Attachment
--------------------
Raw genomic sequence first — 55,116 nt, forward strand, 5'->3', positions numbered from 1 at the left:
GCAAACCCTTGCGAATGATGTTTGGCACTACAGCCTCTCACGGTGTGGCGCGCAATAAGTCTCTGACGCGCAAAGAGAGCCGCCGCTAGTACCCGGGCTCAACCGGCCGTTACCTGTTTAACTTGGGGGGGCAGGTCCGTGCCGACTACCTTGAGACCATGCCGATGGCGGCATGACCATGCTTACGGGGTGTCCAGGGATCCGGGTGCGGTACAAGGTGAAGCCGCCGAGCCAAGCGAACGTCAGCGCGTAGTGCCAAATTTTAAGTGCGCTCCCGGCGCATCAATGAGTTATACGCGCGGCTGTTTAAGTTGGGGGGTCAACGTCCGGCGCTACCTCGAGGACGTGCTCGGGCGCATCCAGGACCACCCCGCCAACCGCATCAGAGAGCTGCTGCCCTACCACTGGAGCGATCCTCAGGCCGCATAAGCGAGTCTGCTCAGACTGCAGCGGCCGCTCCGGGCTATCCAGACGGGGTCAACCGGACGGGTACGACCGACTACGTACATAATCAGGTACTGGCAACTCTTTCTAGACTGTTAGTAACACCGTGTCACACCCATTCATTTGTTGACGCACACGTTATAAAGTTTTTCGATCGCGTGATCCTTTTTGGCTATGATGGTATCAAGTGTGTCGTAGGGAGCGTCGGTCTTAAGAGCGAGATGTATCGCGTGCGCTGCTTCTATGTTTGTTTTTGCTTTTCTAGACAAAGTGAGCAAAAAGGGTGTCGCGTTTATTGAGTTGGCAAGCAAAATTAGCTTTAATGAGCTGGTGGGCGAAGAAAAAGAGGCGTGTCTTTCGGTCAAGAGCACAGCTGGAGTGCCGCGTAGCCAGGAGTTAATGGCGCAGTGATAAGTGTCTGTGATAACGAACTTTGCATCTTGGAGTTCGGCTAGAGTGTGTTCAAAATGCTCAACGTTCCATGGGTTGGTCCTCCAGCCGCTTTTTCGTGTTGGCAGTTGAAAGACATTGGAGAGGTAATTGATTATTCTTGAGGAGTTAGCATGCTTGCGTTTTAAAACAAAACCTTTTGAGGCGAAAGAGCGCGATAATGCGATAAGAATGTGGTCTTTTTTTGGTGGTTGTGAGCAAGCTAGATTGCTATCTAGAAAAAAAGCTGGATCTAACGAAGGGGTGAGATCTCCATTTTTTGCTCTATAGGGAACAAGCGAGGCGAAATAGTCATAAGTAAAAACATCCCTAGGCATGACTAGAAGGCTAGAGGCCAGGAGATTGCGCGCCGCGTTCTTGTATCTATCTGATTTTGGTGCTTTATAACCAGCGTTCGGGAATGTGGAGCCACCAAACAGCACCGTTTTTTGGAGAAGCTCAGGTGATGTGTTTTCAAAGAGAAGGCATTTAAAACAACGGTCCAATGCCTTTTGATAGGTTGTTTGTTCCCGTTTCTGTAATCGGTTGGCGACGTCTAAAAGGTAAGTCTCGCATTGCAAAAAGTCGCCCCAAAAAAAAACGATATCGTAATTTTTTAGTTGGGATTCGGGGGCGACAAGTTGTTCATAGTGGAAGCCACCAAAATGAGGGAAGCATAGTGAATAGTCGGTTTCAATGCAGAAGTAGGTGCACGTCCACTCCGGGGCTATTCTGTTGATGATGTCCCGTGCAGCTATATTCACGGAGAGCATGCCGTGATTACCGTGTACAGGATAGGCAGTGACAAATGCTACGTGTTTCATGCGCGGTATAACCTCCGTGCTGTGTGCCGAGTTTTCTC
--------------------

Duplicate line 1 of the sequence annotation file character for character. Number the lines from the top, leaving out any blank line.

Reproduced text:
Raw genomic sequence first — 55,116 nt, forward strand, 5'->3', positions numbered from 1 at the left: